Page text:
“They’re war vetarans.  Or so they say, because vets are entitled to a soldier’s bonus .  they want their bonus.”  
Ragged men stood at military attention every few meters, like fence posts all along the edge of the camp facing the street.  Veteran soldiers, you could tell it from the placment of feet and shoulders.  But their eyes searched the passing trolley with a terrifying hunger.  “They’ve been here all week?  What do the families live on?”
“Shoe leather soup, I’d say.”
“Those men fought in France, with mustard gas and everything?”
Father Nodded. . .
So, can’t they get their money now, if they fought in the war?”
“I’d have  been there too in the Argonne,:  he said suddenly turning pinkish, “if I could have been.  Did your mother tell you I wouldn’t fight in the war?”
A subject to steer around.  “What’s the soldier’s bonus suppsed to be?”
Surprisingly, Father knew the answer:  $500 a man.  He is a bean counter for the government.  Five hundred bucks for risking a life in the war, so they could begin a new one here.  Congress turned them down, decided to pay out the bonus later when these men are old.  So they’ve come here from everywhere, wishing to take the matter up with the president.
“Does Mr. Hoover mean to meet with them?”
“Not on our life.  If they want to talk to him, they better use the telephone.”
McArthur’s troops are out with tanks, but Patton’s cavalry men on horseback get through the blocked streets easier.
[p. 106]
July 28, 1932“Between the stone wall and the crush of shoulders, it was hard to breath.  Over the sea of heads and hats you could catch sight of cavalrymen leaning down from the waist, on their horses, flailing their saber blades against whatever was below them.

  Against people.  That hit with a shock.  They were beating at the Bonus Army men and women with razor-sharp blades of sabers.”

[p. 107]July 29
It’s all in the newspapers today. . .
Gallinger Hospital filled to overflowing with the casualities. Any Bonus Marchers who made it to the Eleventh Street bridge joined the ones at the reiverbank encampment.  Mr. Hoover sent orders for troops to stop at the bridge, but MacArthur “couldn’t be bothered with new orders” so he mounted machine guns on the bridge and led a column of infantry across the Potomac into the encampment.  They set flaming torches to the canvas and pasteboard homes.  Exactly as Cortés said it:  Much grieved to burn up the people, but since it was still more grievous to them, he determined to do it.  [Remember, Harrison grew up in Mexico and he’d been reading about Cortés’ conquering the Aztecs.]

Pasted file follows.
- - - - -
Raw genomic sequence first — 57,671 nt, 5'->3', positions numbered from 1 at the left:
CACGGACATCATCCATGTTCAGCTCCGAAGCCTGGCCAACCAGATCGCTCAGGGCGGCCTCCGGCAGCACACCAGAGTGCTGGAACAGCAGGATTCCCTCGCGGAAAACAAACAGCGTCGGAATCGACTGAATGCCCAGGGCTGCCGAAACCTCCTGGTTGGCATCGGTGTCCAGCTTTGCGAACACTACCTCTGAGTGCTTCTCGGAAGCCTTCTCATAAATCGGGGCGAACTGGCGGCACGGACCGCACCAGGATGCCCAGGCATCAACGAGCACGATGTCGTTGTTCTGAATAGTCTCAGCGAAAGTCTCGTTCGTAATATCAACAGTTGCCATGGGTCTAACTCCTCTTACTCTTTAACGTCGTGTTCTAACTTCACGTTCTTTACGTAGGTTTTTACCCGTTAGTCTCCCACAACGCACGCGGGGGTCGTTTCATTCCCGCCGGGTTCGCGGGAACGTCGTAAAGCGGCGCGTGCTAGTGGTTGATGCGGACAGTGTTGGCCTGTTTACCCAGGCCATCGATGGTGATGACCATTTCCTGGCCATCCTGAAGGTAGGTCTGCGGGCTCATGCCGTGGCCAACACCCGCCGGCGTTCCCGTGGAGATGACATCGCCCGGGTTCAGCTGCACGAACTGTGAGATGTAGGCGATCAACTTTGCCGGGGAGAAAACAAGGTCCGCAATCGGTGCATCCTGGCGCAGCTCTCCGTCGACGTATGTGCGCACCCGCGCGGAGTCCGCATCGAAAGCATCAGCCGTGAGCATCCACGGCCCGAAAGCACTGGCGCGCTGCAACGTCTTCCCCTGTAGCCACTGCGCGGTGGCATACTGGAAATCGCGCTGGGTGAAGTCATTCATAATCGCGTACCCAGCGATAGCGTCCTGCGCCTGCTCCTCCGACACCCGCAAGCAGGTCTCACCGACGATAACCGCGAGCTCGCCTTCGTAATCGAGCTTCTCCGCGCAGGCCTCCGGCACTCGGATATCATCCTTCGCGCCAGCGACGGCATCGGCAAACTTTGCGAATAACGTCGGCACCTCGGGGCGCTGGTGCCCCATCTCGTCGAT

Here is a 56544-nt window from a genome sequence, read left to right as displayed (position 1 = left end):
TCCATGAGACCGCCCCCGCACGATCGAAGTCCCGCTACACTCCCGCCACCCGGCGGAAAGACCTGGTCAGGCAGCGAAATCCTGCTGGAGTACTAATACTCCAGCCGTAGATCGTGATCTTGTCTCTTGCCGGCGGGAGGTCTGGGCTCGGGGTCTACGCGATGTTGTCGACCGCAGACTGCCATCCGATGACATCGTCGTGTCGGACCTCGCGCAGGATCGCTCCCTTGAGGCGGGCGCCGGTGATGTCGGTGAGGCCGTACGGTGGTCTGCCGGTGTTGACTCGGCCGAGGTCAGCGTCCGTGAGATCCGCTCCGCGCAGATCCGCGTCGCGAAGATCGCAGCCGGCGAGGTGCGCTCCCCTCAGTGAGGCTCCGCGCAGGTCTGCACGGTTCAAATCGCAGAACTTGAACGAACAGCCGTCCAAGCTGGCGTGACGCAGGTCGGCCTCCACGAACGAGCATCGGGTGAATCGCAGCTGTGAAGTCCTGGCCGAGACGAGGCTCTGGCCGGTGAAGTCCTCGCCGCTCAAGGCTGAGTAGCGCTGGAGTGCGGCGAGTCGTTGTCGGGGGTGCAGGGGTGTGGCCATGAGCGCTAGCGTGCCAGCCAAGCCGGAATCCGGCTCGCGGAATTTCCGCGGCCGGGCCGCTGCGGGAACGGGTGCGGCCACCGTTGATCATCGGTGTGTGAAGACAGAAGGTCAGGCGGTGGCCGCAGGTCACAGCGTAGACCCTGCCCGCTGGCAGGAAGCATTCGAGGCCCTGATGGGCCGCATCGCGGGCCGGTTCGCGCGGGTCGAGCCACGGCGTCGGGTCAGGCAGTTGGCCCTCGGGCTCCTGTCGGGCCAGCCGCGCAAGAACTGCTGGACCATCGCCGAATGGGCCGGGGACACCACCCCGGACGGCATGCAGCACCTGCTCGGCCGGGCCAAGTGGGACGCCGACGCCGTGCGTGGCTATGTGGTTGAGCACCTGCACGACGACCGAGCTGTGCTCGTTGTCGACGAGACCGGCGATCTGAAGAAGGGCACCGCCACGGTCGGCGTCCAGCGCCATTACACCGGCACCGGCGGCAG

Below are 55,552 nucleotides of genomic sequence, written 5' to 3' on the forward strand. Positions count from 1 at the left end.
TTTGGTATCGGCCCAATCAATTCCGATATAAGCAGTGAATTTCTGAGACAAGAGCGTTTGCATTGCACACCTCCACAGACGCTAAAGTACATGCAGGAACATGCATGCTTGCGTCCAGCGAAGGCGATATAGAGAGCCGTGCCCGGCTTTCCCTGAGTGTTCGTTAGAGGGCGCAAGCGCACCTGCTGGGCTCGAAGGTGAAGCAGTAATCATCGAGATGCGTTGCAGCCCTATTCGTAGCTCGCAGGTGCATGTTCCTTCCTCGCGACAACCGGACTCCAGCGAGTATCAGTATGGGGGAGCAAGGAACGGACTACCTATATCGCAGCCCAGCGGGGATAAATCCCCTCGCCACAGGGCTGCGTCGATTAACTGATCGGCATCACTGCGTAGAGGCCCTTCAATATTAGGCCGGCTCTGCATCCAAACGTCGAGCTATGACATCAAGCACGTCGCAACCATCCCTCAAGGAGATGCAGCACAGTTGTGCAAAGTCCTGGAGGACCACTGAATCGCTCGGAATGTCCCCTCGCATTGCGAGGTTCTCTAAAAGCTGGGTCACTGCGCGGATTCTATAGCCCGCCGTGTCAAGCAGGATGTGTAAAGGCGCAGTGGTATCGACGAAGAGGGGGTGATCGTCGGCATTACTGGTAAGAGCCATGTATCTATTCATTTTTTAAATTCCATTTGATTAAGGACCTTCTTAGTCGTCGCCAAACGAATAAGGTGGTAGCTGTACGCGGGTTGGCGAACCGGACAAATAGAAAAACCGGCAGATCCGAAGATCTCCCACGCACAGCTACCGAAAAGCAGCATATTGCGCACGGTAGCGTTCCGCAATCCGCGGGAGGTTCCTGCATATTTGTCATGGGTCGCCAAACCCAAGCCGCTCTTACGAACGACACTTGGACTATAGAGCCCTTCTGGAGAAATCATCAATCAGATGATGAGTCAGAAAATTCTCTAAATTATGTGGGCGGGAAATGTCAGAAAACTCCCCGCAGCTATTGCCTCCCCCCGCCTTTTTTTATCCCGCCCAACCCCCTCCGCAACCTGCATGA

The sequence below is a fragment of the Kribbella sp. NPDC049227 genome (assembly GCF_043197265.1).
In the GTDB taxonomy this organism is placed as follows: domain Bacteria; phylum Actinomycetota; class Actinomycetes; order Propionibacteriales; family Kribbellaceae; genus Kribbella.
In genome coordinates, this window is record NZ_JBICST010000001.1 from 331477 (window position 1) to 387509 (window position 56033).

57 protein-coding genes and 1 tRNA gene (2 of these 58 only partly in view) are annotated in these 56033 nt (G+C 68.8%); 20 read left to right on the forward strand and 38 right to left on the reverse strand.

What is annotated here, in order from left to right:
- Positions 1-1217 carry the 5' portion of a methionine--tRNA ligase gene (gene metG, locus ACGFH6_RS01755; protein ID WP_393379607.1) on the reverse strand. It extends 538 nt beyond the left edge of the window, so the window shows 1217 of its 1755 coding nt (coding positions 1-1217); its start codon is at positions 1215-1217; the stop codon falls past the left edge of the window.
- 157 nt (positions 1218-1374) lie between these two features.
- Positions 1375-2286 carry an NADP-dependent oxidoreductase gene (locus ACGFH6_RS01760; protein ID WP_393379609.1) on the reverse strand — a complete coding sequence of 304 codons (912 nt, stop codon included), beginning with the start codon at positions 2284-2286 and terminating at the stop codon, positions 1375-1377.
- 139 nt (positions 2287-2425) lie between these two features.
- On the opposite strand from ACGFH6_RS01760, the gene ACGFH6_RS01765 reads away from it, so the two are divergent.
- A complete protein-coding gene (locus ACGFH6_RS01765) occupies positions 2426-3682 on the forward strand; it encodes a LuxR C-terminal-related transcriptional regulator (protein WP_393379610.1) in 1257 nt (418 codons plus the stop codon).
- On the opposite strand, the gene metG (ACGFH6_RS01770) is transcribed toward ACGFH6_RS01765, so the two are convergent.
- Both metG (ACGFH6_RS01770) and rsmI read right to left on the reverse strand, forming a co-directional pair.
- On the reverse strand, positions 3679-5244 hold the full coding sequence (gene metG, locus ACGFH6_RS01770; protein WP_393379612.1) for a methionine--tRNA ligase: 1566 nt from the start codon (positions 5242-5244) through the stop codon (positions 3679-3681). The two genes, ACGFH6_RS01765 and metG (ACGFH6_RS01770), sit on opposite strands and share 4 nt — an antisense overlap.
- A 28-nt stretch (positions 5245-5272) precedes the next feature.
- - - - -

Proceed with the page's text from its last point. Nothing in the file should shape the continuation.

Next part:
The late extra:  After sunset yesterday the flames in the Anacostia encampment rose fifty feet in the air and spread to the surrounding woods.  Six companies of firemen were required to defend adjacent property.  The president observed from the White House windows an unusual glow in the eastern sky, and conceded MacAruther was right to proceed with the routing.  In his opinion the Bonus Army consists of Communists and persons with criminal records.
Oh, yes,  One more Hoover telephone comment.  A joke this time:
President Hoover asked the treasury secretary for a nickel to telephone a friend.
Secretary Mellon said, "Here's a dime.  Call both of them."

We’re off to Childs Glacier for a couple of nights and, I assume, out of contact with the world.  I'll post one more ahead for tomorrow.

No comments:

Post a Comment

Comments will be reviewed, not for content (except ads), but for style. Comments with personal insults, rambling tirades, and significant repetition will be deleted. Ads disguised as comments, unless closely related to the post and of value to readers (my call) will be deleted. Click here to learn to put links in your comment.